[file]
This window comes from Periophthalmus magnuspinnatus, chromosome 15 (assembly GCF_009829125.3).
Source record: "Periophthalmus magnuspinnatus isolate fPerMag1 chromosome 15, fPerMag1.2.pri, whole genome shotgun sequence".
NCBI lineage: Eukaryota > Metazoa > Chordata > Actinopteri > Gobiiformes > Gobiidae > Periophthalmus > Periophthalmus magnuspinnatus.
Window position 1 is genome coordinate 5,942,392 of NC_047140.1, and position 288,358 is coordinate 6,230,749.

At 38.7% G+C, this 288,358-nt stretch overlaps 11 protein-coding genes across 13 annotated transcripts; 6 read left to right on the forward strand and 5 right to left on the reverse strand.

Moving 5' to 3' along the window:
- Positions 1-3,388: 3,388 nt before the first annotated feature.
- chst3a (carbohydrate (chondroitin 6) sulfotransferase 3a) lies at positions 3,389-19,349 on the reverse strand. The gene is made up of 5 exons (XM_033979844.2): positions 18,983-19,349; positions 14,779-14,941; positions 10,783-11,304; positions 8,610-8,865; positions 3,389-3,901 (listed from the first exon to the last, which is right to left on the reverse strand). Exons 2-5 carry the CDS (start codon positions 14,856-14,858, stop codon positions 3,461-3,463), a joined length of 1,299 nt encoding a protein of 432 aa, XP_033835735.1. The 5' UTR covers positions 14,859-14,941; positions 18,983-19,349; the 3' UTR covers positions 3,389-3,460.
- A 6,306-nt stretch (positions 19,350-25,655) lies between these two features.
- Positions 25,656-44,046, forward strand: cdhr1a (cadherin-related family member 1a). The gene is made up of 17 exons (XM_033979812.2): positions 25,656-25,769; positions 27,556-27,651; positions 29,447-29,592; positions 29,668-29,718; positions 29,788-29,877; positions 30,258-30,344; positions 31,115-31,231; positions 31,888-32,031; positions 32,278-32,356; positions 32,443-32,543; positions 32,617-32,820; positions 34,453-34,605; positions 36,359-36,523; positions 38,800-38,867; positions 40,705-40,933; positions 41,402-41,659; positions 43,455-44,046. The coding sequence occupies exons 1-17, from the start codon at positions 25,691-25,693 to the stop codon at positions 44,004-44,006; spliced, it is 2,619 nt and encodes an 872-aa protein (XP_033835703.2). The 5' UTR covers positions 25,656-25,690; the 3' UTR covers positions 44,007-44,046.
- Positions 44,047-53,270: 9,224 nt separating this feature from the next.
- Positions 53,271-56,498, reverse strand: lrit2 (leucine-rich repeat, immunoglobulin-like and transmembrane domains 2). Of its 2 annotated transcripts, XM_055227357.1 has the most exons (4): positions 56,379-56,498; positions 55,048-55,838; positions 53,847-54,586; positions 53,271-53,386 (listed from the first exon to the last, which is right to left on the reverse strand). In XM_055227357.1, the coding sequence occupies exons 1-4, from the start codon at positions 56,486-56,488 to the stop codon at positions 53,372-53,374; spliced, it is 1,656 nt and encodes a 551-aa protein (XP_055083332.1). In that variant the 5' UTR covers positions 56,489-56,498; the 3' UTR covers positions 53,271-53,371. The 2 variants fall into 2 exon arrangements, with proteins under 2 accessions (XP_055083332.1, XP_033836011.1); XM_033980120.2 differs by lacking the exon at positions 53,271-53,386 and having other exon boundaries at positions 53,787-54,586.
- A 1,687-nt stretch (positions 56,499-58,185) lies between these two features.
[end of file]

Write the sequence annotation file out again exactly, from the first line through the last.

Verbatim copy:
This window comes from Periophthalmus magnuspinnatus, chromosome 15 (assembly GCF_009829125.3).
Source record: "Periophthalmus magnuspinnatus isolate fPerMag1 chromosome 15, fPerMag1.2.pri, whole genome shotgun sequence".
NCBI lineage: Eukaryota > Metazoa > Chordata > Actinopteri > Gobiiformes > Gobiidae > Periophthalmus > Periophthalmus magnuspinnatus.
Window position 1 is genome coordinate 5,942,392 of NC_047140.1, and position 288,358 is coordinate 6,230,749.

At 38.7% G+C, this 288,358-nt stretch overlaps 11 protein-coding genes across 13 annotated transcripts; 6 read left to right on the forward strand and 5 right to left on the reverse strand.

Moving 5' to 3' along the window:
- Positions 1-3,388: 3,388 nt before the first annotated feature.
- chst3a (carbohydrate (chondroitin 6) sulfotransferase 3a) lies at positions 3,389-19,349 on the reverse strand. The gene is made up of 5 exons (XM_033979844.2): positions 18,983-19,349; positions 14,779-14,941; positions 10,783-11,304; positions 8,610-8,865; positions 3,389-3,901 (listed from the first exon to the last, which is right to left on the reverse strand). Exons 2-5 carry the CDS (start codon positions 14,856-14,858, stop codon positions 3,461-3,463), a joined length of 1,299 nt encoding a protein of 432 aa, XP_033835735.1. The 5' UTR covers positions 14,859-14,941; positions 18,983-19,349; the 3' UTR covers positions 3,389-3,460.
- A 6,306-nt stretch (positions 19,350-25,655) lies between these two features.
- Positions 25,656-44,046, forward strand: cdhr1a (cadherin-related family member 1a). The gene is made up of 17 exons (XM_033979812.2): positions 25,656-25,769; positions 27,556-27,651; positions 29,447-29,592; positions 29,668-29,718; positions 29,788-29,877; positions 30,258-30,344; positions 31,115-31,231; positions 31,888-32,031; positions 32,278-32,356; positions 32,443-32,543; positions 32,617-32,820; positions 34,453-34,605; positions 36,359-36,523; positions 38,800-38,867; positions 40,705-40,933; positions 41,402-41,659; positions 43,455-44,046. The coding sequence occupies exons 1-17, from the start codon at positions 25,691-25,693 to the stop codon at positions 44,004-44,006; spliced, it is 2,619 nt and encodes an 872-aa protein (XP_033835703.2). The 5' UTR covers positions 25,656-25,690; the 3' UTR covers positions 44,007-44,046.
- Positions 44,047-53,270: 9,224 nt separating this feature from the next.
- Positions 53,271-56,498, reverse strand: lrit2 (leucine-rich repeat, immunoglobulin-like and transmembrane domains 2). Of its 2 annotated transcripts, XM_055227357.1 has the most exons (4): positions 56,379-56,498; positions 55,048-55,838; positions 53,847-54,586; positions 53,271-53,386 (listed from the first exon to the last, which is right to left on the reverse strand). In XM_055227357.1, the coding sequence occupies exons 1-4, from the start codon at positions 56,486-56,488 to the stop codon at positions 53,372-53,374; spliced, it is 1,656 nt and encodes a 551-aa protein (XP_055083332.1). In that variant the 5' UTR covers positions 56,489-56,498; the 3' UTR covers positions 53,271-53,371. The 2 variants fall into 2 exon arrangements, with proteins under 2 accessions (XP_055083332.1, XP_033836011.1); XM_033980120.2 differs by lacking the exon at positions 53,271-53,386 and having other exon boundaries at positions 53,787-54,586.
- A 1,687-nt stretch (positions 56,499-58,185) lies between these two features.